Lake Tanganyika. Sandy sedimentary bottom area in Ndole Bay. Zambia

21st place in Biotope Aquarium Design Contest 2017

argentina Argentina. Walter Vazquez

Volume: 200 L
Dimensions: 100x50x40 cm
List of fishes: This aquarium is inhabited by two small species of shell dwellers. One of them is Neolamprologus multifasciatus (Boulenger, 1906), this small species forms colonies around shell formations, where a male lives and reproduces with several females. The parents live together with their young, who care until they become young and then integrate into the colony. The other species is Lamprologus ocellatus (Steindachner, 1909), these prefer to move away and form pairs in less populated areas, where the female selects a shell to establish her home and future breeding place. They prefer the sandy sedimentary areas where they establish their territories and homes.
In this aquarium these two named species coexist perfectly without problems, since each of them took a specific place and sector and moved away from the other, and I can experience its behavior as much as the interaction with the environment, its feeding and reproduction, as if they were in their natural hábitat.
List of plants: N/A
Description of decorations: For the decoration of the aquarium use sands of various sizes, looking more natural. Look for a visual presence with a single rock, which also acts as a delimiter of territories. The empty shells of snails used were chosen for their correct functionality, since in my country it is not possible to get empty shells of Neothauma snails. lgae were generated by means of illumination, to cover sand, snail shells and rock, in order to be able to resemble the chosen biotope.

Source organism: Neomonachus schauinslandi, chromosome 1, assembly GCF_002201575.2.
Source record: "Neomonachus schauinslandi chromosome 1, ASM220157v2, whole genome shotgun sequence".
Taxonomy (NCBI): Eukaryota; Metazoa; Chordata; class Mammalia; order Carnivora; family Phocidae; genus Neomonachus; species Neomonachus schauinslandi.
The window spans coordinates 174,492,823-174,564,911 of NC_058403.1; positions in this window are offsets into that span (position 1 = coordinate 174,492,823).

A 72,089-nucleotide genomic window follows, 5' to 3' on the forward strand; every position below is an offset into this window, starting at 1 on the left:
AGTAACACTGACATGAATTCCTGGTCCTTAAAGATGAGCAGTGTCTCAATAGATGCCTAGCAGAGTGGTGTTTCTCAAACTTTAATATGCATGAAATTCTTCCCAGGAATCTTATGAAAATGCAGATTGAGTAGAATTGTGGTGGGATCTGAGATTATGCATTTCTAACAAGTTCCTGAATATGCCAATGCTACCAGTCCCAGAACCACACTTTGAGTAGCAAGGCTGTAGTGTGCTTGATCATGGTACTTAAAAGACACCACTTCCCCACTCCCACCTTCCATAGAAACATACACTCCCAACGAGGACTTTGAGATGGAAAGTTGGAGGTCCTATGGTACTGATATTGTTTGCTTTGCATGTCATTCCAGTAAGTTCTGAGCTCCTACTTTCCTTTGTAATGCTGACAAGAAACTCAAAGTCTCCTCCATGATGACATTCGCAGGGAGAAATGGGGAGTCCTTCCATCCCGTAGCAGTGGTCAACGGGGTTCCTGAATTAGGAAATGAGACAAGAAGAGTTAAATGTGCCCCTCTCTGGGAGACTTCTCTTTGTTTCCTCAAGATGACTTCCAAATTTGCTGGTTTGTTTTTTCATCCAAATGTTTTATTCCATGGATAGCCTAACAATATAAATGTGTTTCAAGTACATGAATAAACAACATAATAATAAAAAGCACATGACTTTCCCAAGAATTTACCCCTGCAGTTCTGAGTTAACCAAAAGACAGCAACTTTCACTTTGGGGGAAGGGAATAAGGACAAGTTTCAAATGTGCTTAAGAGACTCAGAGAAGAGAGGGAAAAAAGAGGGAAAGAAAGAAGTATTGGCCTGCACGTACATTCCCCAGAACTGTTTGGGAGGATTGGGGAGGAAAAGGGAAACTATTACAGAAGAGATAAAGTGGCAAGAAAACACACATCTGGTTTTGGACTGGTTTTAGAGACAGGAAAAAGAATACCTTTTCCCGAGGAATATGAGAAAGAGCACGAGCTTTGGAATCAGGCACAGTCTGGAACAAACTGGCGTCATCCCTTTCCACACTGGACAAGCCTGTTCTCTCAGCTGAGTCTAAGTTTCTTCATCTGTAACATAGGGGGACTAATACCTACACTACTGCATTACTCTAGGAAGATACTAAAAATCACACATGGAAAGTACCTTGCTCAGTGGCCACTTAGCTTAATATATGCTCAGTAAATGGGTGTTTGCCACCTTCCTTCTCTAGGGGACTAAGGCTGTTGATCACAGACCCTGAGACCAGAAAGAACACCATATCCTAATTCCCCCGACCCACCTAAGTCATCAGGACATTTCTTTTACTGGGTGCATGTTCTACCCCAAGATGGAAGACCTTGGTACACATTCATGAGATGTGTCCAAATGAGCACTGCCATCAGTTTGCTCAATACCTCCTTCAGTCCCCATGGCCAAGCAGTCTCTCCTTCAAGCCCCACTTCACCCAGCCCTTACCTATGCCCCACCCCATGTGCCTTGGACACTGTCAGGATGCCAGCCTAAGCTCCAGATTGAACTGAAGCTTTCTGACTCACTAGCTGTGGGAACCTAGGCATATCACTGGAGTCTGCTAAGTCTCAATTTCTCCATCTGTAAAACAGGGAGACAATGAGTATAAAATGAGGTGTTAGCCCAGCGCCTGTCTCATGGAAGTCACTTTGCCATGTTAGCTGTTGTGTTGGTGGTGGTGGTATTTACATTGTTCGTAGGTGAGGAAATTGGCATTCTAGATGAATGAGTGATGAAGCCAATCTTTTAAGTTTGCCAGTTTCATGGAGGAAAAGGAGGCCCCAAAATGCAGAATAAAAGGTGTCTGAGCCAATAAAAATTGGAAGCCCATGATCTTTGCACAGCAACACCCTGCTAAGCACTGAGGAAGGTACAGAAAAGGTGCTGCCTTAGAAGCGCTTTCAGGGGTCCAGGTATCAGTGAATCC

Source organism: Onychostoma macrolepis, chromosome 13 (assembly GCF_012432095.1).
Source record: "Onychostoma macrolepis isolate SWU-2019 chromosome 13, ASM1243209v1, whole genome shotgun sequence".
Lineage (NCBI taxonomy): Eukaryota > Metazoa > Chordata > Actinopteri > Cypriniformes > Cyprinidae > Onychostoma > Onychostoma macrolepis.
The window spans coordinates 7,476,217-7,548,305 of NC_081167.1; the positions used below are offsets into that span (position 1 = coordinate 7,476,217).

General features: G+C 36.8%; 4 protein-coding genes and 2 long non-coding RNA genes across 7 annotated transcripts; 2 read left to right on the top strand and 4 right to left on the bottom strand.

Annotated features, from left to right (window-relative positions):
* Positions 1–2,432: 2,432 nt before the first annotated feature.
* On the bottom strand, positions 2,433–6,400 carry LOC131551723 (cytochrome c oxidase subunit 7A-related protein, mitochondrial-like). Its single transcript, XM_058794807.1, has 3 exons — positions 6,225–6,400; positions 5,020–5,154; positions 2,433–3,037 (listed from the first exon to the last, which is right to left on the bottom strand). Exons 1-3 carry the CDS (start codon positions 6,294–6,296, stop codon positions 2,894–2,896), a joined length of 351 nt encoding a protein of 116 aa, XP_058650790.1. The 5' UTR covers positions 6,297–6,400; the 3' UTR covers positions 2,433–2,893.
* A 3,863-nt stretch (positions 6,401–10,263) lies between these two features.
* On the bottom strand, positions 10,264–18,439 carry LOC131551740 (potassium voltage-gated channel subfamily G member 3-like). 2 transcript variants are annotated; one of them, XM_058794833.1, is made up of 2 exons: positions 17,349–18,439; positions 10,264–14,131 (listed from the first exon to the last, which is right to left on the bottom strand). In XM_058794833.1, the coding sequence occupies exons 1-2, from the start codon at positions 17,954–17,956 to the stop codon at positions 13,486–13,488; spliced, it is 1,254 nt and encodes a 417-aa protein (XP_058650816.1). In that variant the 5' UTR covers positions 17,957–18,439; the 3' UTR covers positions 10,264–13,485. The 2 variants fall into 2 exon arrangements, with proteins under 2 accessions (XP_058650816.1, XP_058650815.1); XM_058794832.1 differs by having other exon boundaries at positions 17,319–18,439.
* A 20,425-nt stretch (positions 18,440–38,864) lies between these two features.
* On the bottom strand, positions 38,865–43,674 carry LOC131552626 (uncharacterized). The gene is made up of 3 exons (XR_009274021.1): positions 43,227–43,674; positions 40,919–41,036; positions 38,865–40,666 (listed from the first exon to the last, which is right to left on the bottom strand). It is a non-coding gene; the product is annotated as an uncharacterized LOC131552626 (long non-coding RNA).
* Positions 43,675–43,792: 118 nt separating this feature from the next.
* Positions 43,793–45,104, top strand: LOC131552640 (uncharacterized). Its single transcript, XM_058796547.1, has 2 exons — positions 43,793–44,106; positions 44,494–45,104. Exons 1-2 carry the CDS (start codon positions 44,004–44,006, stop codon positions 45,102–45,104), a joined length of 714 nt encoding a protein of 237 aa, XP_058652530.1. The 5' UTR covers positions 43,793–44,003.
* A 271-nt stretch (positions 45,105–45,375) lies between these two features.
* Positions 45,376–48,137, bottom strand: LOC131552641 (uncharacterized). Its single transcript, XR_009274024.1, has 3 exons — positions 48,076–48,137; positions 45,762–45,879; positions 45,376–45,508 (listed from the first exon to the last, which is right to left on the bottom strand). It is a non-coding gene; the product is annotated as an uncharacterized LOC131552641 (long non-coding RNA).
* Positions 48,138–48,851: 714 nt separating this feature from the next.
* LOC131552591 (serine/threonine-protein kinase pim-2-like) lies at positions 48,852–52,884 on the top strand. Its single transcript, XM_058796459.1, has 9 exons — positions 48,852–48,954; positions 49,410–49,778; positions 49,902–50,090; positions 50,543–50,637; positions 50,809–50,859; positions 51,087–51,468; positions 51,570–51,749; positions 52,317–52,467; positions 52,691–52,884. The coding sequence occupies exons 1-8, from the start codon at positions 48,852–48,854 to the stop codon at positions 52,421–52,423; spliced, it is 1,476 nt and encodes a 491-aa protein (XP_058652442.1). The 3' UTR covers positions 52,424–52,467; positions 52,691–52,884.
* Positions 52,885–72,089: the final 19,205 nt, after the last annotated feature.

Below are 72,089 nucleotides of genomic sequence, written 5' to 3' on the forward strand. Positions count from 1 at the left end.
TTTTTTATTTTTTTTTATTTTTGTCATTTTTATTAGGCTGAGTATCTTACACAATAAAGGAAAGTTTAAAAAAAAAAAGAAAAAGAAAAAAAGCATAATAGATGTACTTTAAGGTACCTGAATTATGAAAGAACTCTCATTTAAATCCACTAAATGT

The lighting of the aquarium was also worked with different spectra of led light, to give a feeling of depth.
Description of equipment: It is filtered by an Atman 3336 canister with biological and mechanical material. The water heating is given by an Eheim Thermocontrol of 200w. The lighting of the aquarium is based on 6500K LED tubes, and individual LEDs for the search of sub aquatic color temperature.
Water parameters: The aquarium water looks crystal clear, at a constant temperature of 24°C. The parameters of water are 9,0pH and the hardness of carbonates is 17dH. This values of pH and hardness are achieved by the addition of specific salts.

Description of the area surrounding the biotope: Lake Tanganyika is the largest of the three large lakes of the African Rift Valley, with a surface area of 32.600 km², with 673 km of length, 72 km in it´s widest point and with a coastline of 1,828 km. Its the second largest freshwater lake in the world by volume and the second deepest after lake Baikal in Siberia, with 1470m. and an average depth of 570m.
The lake is surrounded by four countries; Burundi in the Northeast, Democratic Republic of the Congo in the West, Tanzania in the East and Zambia in the South, forming a surface of 231.000 Km². Nearly one-sixth of the world’s freshwater is located on Lake Tanganyika. The lake is an important freshwater resource for people living in its vicinity.
The lake contains at least 250 species of cichlid fish (Cichlidae) and 150 other species of non-cichlid fish, most of which live on the shore of the lake, at a depth of 180 m. The lake is also an important site of study on the evolution of species. Almost all (90%) of the cichlid species of Tanganyika are endemic to the lake. This high degree of endemic species also occurs with many lake invertebrates, such as molluscs, crabs, copepods, shrimp, jellyfish, leeches, etc.
This aquarium represents the Ndole Bay area in Zambia, which is adjacent to Nkamba Bay in Nsumbu National Park on Lake Tanganyika.
Ndole Bay is part of Cameron Bay. It is located at 8 ° 28’1.14 “S of  latitude and 30 ° 28’29.45” E. of longitude.

Description of the underwater landscape of the biotope: Lake Tanganyika has different habitats:
– Shallow, no sedimentary and sediment-rich shallow shores.
– The sand bottom, with little plant life.
– The muddy bottom near the rivers in flow.
– Pelagic waters, which are open waters rich in phytoplankton and zooplankton that support large banks of non-cichlid fish.
– Benthic Waters, zone of depletion of deep oxygen.